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6th Annual Scott LaFaro Day Celebration With Kenny Barron And Dave Holland
Saturday, April 6, 2019 @ 8:00 pm - 9:30 pm$27.50 – $47.50
National Endowment for the Arts Jazz Masters Kenny Barron (piano) and Dave Holland (bass) come together for a special performance as the Smith Opera House gears up for its 125th Anniversary.
Each frequently dubbed as this generation’s best jazz musicians on their respective instruments, Barron and Holland form a duet that can often be described as seamless, or like two people who know each other so well they finish each other’s sentences. Their 2014 album, “The Art of Conversation,” proved just that.
Honored by The National Endowment for the Arts as a 2010 Jazz Master, Kenny Barron has an unmatched ability to mesmerize audiences with his elegant playing, sensitive melodies, and infectious rhythms. The Los Angeles Times named him “one of the top jazz pianists in the world” and Jazz Weekly calls him “The most lyrical piano player of our time.”
Barron was born in 1943 in Philadelphia and while a teenager, started playing professionally with Mel Melvin’s orchestra. This local band also featured Barron’s brother Bill, the late tenor saxophonist. While still in high school. Kenny worked with drummer Philly Joe Jones and at age 19, he moved to New York City and freelanced with Roy Haynes, Lee Morgan, and James Moody, after the tenor saxophonist heard him play at the Five Spot. Upon Moody’s recommendation, Dizzy Gillespie hired Barron in 1962 without even hearing him play a note.
After five years with Dizzy, Barron played with Freddie Hubbard, Stanley Turrentine, Milt Jackson, and Buddy Rich. The early seventies found Kenny working with Yusef Lateef who Kenny credits as a key influence in his art for improvisation. Encouraged by Lateef, to pursue a college education, Barron balanced touring with studies and earned his B.A. in Music from Empire State College, By 1973, Kenny joined the faculty at Rutgers University as professor of music. He held this tenure until 2000, mentoring many of today’s young talents including David Sanchez, Terence Blanchard and Regina Bell. In 1974 Kenny recorded his first album as a leader for the Muse label, entitled “Sunset To Dawn.” This was to be the first in over 40 recordings (and still counting!) as a leader.
Following stints with Ron Carter in the late 1970s Kenny formed a trio with Buster Williams and Ben Riley which also worked alongside of Eddie “Lockjaw” Davis, Eddie Harris, Sonny Stitt, and Harry “Sweets” Edison. Throughout the 80s Barron collaborated with the great tenor saxophonist Stan Getz, touring with his quartet and recording several legendary albums including “Anniversary,” “Serenity” and the Grammy-nominated “People Time.” Barron’s own recordings for Verve have earned him nine Grammy nominations.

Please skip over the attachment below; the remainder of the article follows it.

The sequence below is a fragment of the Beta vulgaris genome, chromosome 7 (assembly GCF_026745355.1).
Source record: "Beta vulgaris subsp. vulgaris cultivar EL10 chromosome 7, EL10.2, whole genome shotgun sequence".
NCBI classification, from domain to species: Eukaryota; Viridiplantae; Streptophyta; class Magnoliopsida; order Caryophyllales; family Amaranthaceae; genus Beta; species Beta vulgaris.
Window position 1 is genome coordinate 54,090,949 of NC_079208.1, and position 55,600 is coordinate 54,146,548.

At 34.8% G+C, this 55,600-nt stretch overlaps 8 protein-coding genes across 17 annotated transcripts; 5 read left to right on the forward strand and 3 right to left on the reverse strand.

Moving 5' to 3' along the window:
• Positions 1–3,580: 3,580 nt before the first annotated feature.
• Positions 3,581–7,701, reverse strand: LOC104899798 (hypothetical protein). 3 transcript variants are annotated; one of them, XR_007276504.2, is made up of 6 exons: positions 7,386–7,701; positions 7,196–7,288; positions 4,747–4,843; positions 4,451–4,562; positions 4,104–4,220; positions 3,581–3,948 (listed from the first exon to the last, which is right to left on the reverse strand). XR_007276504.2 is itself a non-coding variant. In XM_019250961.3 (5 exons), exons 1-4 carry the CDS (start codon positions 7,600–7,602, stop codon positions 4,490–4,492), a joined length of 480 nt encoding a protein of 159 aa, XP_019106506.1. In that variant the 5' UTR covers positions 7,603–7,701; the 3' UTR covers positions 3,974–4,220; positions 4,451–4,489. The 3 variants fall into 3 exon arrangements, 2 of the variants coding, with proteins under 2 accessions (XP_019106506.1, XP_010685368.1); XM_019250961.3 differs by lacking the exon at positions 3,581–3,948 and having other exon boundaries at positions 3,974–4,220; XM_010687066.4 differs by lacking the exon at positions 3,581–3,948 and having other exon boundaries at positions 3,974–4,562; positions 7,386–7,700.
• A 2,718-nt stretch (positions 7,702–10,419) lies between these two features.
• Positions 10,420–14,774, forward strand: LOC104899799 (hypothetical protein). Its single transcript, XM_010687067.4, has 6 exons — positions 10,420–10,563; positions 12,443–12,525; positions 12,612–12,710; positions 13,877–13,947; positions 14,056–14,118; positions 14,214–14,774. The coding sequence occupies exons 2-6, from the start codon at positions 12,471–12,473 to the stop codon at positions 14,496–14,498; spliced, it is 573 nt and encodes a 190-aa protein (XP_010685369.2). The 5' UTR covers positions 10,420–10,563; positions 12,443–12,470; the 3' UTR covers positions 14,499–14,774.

Barron consistently wins the jazz critics and readers polls, including Downbeat, Jazz Times and Jazziz magazines. The famed Spanish ceramist Lladro honored Mr. Barron with a Lifetime Achievement Award in 2012 and he was awarded an Honorary Doctorate from his alma mater SUNY Empire State in 2013 and from Berklee College of Music in 2011. In 2009 he received the Living Legacy Award from Mid-Atlantic Arts Foundation and was inducted into the American Jazz Hall of Fame and won a MAC Lifetime Achievement Award in 2005. He is a six-time recipient of Best Pianist by the Jazz Journalists Association.
Over the course of a nearly five-decade career, bassist/composer Dave Holland has never stopped evolving, reinventing his concept and approach with each new project while
constantly honing his instantly identifiable voice. From the electric whirlwind of Miles Davis’ Bitches Brew-era band to the elegant flamenco of his collaboration with Spanish guitar legend Pepe Habichuela; accompanying the great vocalist Betty Carter in her last years to forging a new sound with the pioneering avant-garde quartet Circle alongside Chick Corea, Anthony Braxton, and Barry Altschul; standing alongside legends like Stan Getz, Hank Jones, Roy Haynes, and Sam Rivers to providing early opportunities to now-leading players like Chris Potter, Kevin and Robin Eubanks, or Steve Coleman; Dave Holland has been at the forefront of jazz in many of its forms since his earliest days.
In 2013, Holland unveiled his latest quartet, Prism, a visceral electric band featuring his longtime collaborator and Tonight Show bandleader Kevin Eubanks, along with keyboardist Craig Taborn and drummer Eric Harland. In addition, Holland continues to lead his Grammy-winning big band; his acclaimed quintet with saxophonist Chris Potter, trombonist Robin Eubanks, vibraphonist Steve Nelson, and drummer Nate Smith; and the Overtone quartet, with Potter, Harland, and pianist Jason Moran.
Born in Wolverhampton, England in 1946, Holland shifted seamlessly between jazz traditions from the beginning. He moved directly from Ronnie Scott’s storied Soho jazz club to Miles Davis’ ground-breaking electric ensemble, where he met ongoing collaborators like Chick Corea, Jack DeJohnette, and Herbie Hancock. He also became a prolific sideman outside the jazz world, recording with rock and folk musicians including Bonnie Raitt, John Hartford, and bluegrass legend Vassar Clements.
A Fellow of the Guildhall School of Music & Drama in London, where he studied from 1965-68, Holland has received honorary doctorates from Birmingham Conservatoire in England and both Boston’s Berklee College of Music and New England Conservatory. In 2017 he was honored by The National Endowment for the Arts as Jazz Master. He served as artistic director for the Banff Centre Jazz Workshop in Alberta, Canada for seven years in the 1980s and is currently an artist in residence at the Royal Academy of Music and the University of Miami.